Philip Kerr is a British novelist, born a decade after the end of World War II, who has written a series of compelling thrillers about crime in wartime Nazi Germany. His hero — mostly a hero — is a tough and cynical Berliner, a cop named Bernie Gunther. The newest book is the eighth in the series; it's called Prague Fatale.
Kerr tells NPR's Linda Wertheimer that he decided to move the action from Berlin to Prague because it was a good, unexplored route into a familiar story: the 1942 assassination of Reinhard Heydrich, the notoriously cruel SS boss of Bohemia and Moravia.
"Not much was actually known or written about Heydrich in the months leading up to his death," Kerr says. "I thought it would be, well, a good wheeze to have Bernie turn up in Prague at Heydrich's request."
In the novel, Heydrich is familiar with Bernie Gunther from his time as a police official in Berlin. He brings Bernie to Prague as a protector, but also someone who understands the minds of murderers.
"When Heydrich became the governor or protector of Bohemia, as they persisted in calling Czechoslovakia, he had a little sort of weekend party to celebrate at his country house," Kerr says. He visited the house, which still exists, on a trip to Prague.
"I suppose it was then that I got the idea of turning this particular novel into a kind of traditional country house sort of mystery, in true Agatha Christie style," he says. "So it becomes a kind of Downton Abbey with SS, if you like."
Bernie is summoned to the country house and almost immediately a murder occurs, which he must then investigate. "The irony being, of course, that most of the suspects are indeed the most appalling criminals already," he adds, since they're responsible for genocide in Eastern Europe.
Kerr says he knows he's taking a chance in in giving historical monsters human quality. "Hitler was by all accounts a man of enormous charm," he says. "We sort of forget all these things at our peril. It's easy to make them just comic book villains, but the reality is, I think if we are going to understand them, we have to recognize quite often who and what they were."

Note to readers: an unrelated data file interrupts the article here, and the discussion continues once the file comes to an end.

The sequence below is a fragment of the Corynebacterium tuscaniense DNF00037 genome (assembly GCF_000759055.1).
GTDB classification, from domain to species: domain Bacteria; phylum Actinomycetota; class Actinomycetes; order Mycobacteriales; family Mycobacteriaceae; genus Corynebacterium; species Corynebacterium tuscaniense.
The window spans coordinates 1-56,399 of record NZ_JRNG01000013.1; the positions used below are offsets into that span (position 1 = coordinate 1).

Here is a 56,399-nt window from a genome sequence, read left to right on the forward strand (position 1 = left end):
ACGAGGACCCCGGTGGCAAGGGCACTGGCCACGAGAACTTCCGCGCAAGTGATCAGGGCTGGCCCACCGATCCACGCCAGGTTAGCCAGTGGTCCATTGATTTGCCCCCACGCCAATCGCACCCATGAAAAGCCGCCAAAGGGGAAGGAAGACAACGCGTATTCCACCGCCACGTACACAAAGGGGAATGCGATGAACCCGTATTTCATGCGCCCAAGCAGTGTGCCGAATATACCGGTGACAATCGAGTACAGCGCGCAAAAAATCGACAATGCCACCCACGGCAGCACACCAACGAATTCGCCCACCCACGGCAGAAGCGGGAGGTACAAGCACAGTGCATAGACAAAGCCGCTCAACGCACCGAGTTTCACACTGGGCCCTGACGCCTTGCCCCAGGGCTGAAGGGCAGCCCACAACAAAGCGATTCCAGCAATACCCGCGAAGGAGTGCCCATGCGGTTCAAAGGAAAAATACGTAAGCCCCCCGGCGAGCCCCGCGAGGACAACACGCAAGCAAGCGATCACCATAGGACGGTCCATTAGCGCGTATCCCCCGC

When he was an undergraduate studying law, Kerr says he was shocked to discover how many SS members had also been lawyers. "And not just lawyers at the sort of bureaucratic end, but lawyers who were actually in charge of murder squads," he says.
"We should remember that most of the people who were involved were civilized people with wives and families who enjoyed fine music," he adds. "And I think the reality is, if we're honest, it's true that almost every country has committed terrible crimes on an enormous, industrial level."
Amid all this industrial-scale crime and horror, Kerr has created Bernie as a sort of German Everyman, who confronts the moral quandaries of his time. "It's easy to imagine that we'd all behave in heroic fashion," he says, "But I like to sort of ... have a character who's not entirely good, who's ashamed of some of the things he's done."
Kerr says Bernie is "essentially a decent guy, but like a lot of decent guys, he's aware of his own shortcoming."
Kerr has some ideas about where Bernie is going after his Bohemian adventure, but he's wary of using up his source material after eight books. "I'm writing really between the lines of history, and there's only so much history that's available to me ... so I kind of suspect there may not be too many more."
LINDA WERTHEIMER, HOST:
Philip Kerr is a British novelist, born a decade after the end of the Second World War, who's written a series of compelling thrillers about crime in wartime Nazi Germany. His hero, mostly a hero, is a tough and cynical Berliner, a cop named Bernie Gunther. The newest book is the eighth in the series; it's called "Prague Fatale." Mr. Kerr joins from the BBC in London.
Welcome to our program.
PHILIP KERR: Thank you for having me.
WERTHEIMER: I wonder if you could just set the scene for us and tell us who the characters are in this newest Bernie Gunther novel.
KERR: "Prague Fatale" is set in the years 1941 to 1942. It's about a detective called Bernie Gunther who works for the criminal police in Berlin, which is called Kripo. He's summoned by his sinister boss, Reinhard Heydrich, to his country house in Prague. Heydrich is the new governor of Czechoslovakia. And basically asks Bernie if he will act as his bodyguard.
WERTHEIMER: Heydrich tells him he's there to protect him, but he also says: I want someone around me who understands murder and murderers. And that becomes like a theme in the book.